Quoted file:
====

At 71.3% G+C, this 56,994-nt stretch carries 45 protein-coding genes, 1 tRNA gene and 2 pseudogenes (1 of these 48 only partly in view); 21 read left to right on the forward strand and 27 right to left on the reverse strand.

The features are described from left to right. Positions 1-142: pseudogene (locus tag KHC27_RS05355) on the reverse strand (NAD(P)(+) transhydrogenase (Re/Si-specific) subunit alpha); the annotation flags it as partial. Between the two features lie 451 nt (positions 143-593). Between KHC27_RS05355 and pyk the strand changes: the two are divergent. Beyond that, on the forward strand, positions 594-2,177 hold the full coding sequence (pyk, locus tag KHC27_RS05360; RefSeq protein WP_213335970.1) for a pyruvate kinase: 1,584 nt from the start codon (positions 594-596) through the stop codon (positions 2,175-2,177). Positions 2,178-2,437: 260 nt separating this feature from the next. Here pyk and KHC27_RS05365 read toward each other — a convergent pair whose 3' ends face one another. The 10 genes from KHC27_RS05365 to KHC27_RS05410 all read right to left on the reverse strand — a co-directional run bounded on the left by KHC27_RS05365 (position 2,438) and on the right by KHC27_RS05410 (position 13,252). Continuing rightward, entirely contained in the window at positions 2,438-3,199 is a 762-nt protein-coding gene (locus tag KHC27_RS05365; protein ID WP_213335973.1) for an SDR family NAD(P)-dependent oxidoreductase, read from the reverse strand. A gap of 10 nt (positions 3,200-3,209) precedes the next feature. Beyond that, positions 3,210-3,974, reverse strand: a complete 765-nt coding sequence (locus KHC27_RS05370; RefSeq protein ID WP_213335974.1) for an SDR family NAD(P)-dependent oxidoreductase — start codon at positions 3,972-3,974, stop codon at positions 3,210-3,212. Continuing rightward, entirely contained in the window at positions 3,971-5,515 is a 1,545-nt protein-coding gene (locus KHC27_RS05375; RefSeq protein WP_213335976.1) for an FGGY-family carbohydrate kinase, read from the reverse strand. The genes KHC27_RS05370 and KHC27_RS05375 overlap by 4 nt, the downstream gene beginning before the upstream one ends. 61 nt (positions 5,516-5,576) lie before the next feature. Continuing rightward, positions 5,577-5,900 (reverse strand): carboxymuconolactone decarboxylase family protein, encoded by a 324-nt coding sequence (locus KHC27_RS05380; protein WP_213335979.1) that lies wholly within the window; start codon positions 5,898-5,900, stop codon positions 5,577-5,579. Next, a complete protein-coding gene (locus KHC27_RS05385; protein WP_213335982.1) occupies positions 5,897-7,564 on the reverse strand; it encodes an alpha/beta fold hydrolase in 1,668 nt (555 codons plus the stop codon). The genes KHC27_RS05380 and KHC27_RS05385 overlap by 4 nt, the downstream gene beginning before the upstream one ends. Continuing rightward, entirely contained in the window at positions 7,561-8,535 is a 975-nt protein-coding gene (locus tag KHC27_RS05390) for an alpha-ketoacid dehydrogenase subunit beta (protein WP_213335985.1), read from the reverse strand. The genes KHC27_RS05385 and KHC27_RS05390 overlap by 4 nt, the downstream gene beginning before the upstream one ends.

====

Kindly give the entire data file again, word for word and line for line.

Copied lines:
At 71.3% G+C, this 56,994-nt stretch carries 45 protein-coding genes, 1 tRNA gene and 2 pseudogenes (1 of these 48 only partly in view); 21 read left to right on the forward strand and 27 right to left on the reverse strand.

The features are described from left to right. Positions 1-142: pseudogene (locus tag KHC27_RS05355) on the reverse strand (NAD(P)(+) transhydrogenase (Re/Si-specific) subunit alpha); the annotation flags it as partial. Between the two features lie 451 nt (positions 143-593). Between KHC27_RS05355 and pyk the strand changes: the two are divergent. Beyond that, on the forward strand, positions 594-2,177 hold the full coding sequence (pyk, locus tag KHC27_RS05360; RefSeq protein WP_213335970.1) for a pyruvate kinase: 1,584 nt from the start codon (positions 594-596) through the stop codon (positions 2,175-2,177). Positions 2,178-2,437: 260 nt separating this feature from the next. Here pyk and KHC27_RS05365 read toward each other — a convergent pair whose 3' ends face one another. The 10 genes from KHC27_RS05365 to KHC27_RS05410 all read right to left on the reverse strand — a co-directional run bounded on the left by KHC27_RS05365 (position 2,438) and on the right by KHC27_RS05410 (position 13,252). Continuing rightward, entirely contained in the window at positions 2,438-3,199 is a 762-nt protein-coding gene (locus tag KHC27_RS05365; protein ID WP_213335973.1) for an SDR family NAD(P)-dependent oxidoreductase, read from the reverse strand. A gap of 10 nt (positions 3,200-3,209) precedes the next feature. Beyond that, positions 3,210-3,974, reverse strand: a complete 765-nt coding sequence (locus KHC27_RS05370; RefSeq protein ID WP_213335974.1) for an SDR family NAD(P)-dependent oxidoreductase — start codon at positions 3,972-3,974, stop codon at positions 3,210-3,212. Continuing rightward, entirely contained in the window at positions 3,971-5,515 is a 1,545-nt protein-coding gene (locus KHC27_RS05375; RefSeq protein WP_213335976.1) for an FGGY-family carbohydrate kinase, read from the reverse strand. The genes KHC27_RS05370 and KHC27_RS05375 overlap by 4 nt, the downstream gene beginning before the upstream one ends. 61 nt (positions 5,516-5,576) lie before the next feature. Continuing rightward, positions 5,577-5,900 (reverse strand): carboxymuconolactone decarboxylase family protein, encoded by a 324-nt coding sequence (locus KHC27_RS05380; protein WP_213335979.1) that lies wholly within the window; start codon positions 5,898-5,900, stop codon positions 5,577-5,579. Next, a complete protein-coding gene (locus KHC27_RS05385; protein WP_213335982.1) occupies positions 5,897-7,564 on the reverse strand; it encodes an alpha/beta fold hydrolase in 1,668 nt (555 codons plus the stop codon). The genes KHC27_RS05380 and KHC27_RS05385 overlap by 4 nt, the downstream gene beginning before the upstream one ends. Continuing rightward, entirely contained in the window at positions 7,561-8,535 is a 975-nt protein-coding gene (locus tag KHC27_RS05390) for an alpha-ketoacid dehydrogenase subunit beta (protein WP_213335985.1), read from the reverse strand. The genes KHC27_RS05385 and KHC27_RS05390 overlap by 4 nt, the downstream gene beginning before the upstream one ends.